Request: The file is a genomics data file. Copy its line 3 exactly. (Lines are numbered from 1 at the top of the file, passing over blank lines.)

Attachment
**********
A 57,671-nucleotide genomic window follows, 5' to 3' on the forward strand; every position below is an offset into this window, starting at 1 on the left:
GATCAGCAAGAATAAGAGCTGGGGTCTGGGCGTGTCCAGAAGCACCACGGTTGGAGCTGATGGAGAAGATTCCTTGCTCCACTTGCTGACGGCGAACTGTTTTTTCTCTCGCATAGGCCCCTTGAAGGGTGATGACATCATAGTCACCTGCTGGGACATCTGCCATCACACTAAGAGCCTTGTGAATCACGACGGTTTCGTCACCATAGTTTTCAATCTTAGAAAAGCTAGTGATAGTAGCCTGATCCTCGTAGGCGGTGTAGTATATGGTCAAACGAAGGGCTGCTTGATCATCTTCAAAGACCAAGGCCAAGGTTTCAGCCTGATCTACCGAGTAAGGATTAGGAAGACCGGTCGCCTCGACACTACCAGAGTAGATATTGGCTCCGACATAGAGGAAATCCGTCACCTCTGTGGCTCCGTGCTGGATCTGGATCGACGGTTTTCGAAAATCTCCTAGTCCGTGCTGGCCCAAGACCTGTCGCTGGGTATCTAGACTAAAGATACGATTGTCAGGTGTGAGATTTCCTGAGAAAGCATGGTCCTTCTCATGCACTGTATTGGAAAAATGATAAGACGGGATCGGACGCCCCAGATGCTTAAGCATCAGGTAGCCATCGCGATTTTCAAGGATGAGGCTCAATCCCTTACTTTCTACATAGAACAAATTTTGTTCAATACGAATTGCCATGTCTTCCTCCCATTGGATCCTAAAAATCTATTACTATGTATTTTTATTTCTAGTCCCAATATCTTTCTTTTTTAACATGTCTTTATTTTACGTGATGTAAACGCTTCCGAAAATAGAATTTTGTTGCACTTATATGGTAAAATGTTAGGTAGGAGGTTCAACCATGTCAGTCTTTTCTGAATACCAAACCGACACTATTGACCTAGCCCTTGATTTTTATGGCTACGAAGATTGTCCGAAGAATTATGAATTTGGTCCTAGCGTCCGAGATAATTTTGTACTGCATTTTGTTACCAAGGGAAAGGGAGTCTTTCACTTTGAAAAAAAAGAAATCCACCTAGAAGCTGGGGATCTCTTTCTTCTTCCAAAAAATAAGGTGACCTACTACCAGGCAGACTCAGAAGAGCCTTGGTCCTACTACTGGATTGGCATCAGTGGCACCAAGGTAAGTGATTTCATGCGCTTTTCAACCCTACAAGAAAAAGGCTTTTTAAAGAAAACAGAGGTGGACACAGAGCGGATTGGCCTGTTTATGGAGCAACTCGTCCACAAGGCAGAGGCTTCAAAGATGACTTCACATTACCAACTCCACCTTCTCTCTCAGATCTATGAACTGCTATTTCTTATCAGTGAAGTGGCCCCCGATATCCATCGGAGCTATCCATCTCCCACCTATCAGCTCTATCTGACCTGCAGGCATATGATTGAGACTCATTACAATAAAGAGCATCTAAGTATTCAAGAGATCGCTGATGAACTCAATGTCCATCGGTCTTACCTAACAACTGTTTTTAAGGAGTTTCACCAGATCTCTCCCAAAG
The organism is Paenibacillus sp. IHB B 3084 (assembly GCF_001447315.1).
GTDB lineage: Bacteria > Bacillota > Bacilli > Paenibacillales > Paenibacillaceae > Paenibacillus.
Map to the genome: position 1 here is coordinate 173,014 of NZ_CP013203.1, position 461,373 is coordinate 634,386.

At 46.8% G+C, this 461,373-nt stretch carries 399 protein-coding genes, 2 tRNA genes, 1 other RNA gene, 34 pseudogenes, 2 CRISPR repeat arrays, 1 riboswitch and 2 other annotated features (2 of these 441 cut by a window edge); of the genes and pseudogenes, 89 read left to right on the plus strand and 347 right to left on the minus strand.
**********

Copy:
The organism is Paenibacillus sp. IHB B 3084 (assembly GCF_001447315.1).